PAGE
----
• In some cases, an NFP makes a payment in association with obtaining an asset, and it needs to determine whether the transaction is a purchase (an exchange of equal values) or is, in part, a contribution (a nominal payment for GIK with substantially higher value). For example, a corporation provides a parcel of land to an NFP with a fair value of $100,000, but it requests that the NFP provide $10,000 in exchange for the land. The transaction has an inherent contribution because the nominal fee paid is substantially less than the value of the property. The NFP would recognize a $90,000 contribution, in this case. If, however, the NFP provided $90,000 in exchange for the land, the fee paid would not be substantially less than the fair value of the property, and the NFP would not recognize a contribution. A best practice for an NFP may be to have a policy with a rebuttable presumption that such exchange transactions are reciprocal transactions or “purchases.” Any indication of a bargain purchase or an inherent contribution when a fee is exchanged should be examined, and the NFP should document any exceptions that overcome the purchase presumption.
  • Identifying publicly available inputs to fair value measurement can be challenging. Some GIK are items that the NFP would not otherwise buy and, therefore, the NFP may be unfamiliar with the markets for those items. Some GIK items do not trade in active markets that publish pricing information. An NFP may sell GIK items (and, therefore, have exit prices), but if the NFP’s sales do not reflect the item’s highest and best use, the sales prices are not fair value. Despite the challenges of valuation, NFPs should make a good faith estimate of fair value by searching for transaction data for actual transactions in active markets they can access. For example, for pharmaceuticals, state Medicaid and federal Medicare prices represent transaction prices in active markets. If the pharmaceuticals are salable in the United States, NFPs could use one of these actual market prices for an estimate of the fair value. However, if the pharmaceutical is only salable internationally, prices in the International Medical Products Price Guides, which also represent transaction prices in active markets, could be used for an estimate of the fair value.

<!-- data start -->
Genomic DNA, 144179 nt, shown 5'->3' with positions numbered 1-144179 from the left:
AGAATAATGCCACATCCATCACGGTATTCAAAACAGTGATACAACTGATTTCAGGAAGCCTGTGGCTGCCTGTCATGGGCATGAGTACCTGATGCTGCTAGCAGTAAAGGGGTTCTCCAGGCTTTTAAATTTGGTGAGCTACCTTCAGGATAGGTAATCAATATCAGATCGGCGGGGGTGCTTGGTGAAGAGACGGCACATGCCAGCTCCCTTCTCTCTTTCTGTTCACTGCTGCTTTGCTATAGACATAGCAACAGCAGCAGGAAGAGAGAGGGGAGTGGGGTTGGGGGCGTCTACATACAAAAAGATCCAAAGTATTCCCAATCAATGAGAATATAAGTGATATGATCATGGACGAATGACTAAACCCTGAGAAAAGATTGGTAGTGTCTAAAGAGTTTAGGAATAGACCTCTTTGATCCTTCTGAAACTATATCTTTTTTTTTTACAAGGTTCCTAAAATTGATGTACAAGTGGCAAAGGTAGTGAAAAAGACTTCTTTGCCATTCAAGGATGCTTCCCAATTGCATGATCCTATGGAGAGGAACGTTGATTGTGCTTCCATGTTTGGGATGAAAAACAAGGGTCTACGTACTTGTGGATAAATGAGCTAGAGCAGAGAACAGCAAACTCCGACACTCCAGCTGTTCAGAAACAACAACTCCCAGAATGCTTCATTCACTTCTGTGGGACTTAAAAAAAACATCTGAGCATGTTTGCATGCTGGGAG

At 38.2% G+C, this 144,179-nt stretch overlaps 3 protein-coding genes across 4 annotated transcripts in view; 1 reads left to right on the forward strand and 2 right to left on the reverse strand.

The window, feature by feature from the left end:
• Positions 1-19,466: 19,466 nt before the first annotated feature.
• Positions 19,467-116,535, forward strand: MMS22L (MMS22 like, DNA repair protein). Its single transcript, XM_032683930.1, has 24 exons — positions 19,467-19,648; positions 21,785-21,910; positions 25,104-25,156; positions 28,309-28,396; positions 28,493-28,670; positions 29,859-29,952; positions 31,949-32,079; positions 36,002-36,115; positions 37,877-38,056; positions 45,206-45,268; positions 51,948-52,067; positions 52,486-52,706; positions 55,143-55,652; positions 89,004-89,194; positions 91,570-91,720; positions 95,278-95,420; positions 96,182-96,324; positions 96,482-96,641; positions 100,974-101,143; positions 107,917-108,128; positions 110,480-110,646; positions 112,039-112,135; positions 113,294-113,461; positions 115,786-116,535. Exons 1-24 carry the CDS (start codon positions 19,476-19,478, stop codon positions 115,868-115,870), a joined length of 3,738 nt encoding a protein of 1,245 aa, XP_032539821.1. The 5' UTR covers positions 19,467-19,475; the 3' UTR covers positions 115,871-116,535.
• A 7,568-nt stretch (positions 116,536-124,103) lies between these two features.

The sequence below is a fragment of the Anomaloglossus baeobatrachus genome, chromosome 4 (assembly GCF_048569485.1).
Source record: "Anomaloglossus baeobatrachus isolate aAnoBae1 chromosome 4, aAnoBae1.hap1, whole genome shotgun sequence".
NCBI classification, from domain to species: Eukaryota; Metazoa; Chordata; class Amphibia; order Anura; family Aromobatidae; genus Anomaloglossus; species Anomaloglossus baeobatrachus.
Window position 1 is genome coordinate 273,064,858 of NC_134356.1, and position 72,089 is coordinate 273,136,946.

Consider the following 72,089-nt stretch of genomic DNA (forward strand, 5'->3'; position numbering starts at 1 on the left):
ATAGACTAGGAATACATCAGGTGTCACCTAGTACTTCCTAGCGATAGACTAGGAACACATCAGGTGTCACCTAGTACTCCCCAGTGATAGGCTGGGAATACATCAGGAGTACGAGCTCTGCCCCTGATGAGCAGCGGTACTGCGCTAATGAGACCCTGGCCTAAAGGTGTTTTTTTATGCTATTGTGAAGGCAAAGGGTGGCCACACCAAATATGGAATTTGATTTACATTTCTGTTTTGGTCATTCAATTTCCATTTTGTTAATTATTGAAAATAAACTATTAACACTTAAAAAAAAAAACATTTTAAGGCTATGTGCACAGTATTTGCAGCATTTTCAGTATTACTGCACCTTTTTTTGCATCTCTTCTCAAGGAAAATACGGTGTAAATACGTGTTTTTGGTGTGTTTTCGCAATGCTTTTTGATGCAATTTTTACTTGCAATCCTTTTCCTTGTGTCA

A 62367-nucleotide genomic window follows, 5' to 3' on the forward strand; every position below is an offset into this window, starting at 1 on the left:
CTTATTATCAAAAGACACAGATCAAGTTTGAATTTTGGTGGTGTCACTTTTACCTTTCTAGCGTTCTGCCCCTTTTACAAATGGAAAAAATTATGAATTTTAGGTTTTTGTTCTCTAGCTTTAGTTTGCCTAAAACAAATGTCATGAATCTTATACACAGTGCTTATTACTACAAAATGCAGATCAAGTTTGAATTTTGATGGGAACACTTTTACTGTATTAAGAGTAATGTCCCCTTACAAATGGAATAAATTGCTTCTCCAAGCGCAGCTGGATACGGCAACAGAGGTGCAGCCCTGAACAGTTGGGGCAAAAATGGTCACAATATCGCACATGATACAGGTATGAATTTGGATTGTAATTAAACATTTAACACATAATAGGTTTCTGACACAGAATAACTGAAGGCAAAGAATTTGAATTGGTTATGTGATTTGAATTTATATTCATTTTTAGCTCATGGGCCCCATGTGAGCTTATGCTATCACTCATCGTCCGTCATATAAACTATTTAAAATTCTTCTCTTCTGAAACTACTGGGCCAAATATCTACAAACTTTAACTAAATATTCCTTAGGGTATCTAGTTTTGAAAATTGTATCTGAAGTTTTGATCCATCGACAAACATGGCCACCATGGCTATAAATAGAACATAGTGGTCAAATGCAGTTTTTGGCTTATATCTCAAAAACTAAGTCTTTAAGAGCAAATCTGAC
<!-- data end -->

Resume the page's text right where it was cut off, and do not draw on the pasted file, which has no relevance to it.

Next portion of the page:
• NFPs strategically partner with organizations to provide necessary GIK to beneficiaries who would not otherwise have access, and GIK is increasingly a component of a corporation’s charitable giving program. In some of these partnerships, it can be challenging to determine if the NFP is acting as an agent (either for the donor or the partner) or if the GIK received is actually a contribution received.
  • NFPs need to refresh their understanding and consider new market data on a regular basis. This likely will result in changes in valuations of similar items over time, as it should, because markets and values aren’t static. NFPs have the responsibility to ensure that fair value knowledge is regularly updated. This means not only updating values but also updating the understanding of markets. Independent auditors will assess management’s GIK valuation methodology, but the burden of support for all fair value determinations lies with management.

This document originally appeared in the AICPA’s Not-for-Profit Entities Industry Developments—2018 ©2018 AICPA. All rights reserved. Used by permission.


Additional resource:

Challenges in Auditing GIK

Frank Jakosz

Frank serves as Partner and Quality Assurance Director at CapinCrouse and has more than 50 years of public accounting and nonprofit expertise. He has a deep understanding of nonprofit organizational best practice financial functions and operations, and his expertise includes financial reporting and analysis, investments, internal controls, endowments, and grants management. As the firm’s Quality Assurance Director, Frank provides oversight of all functions of internal quality assurance, including continuing professional education, systems and processes, and monitoring and implementing new technical standards. Frank is a Chartered Global Management Accountant (CGMA) and holds an AICPA Not-for-Profit Certificate.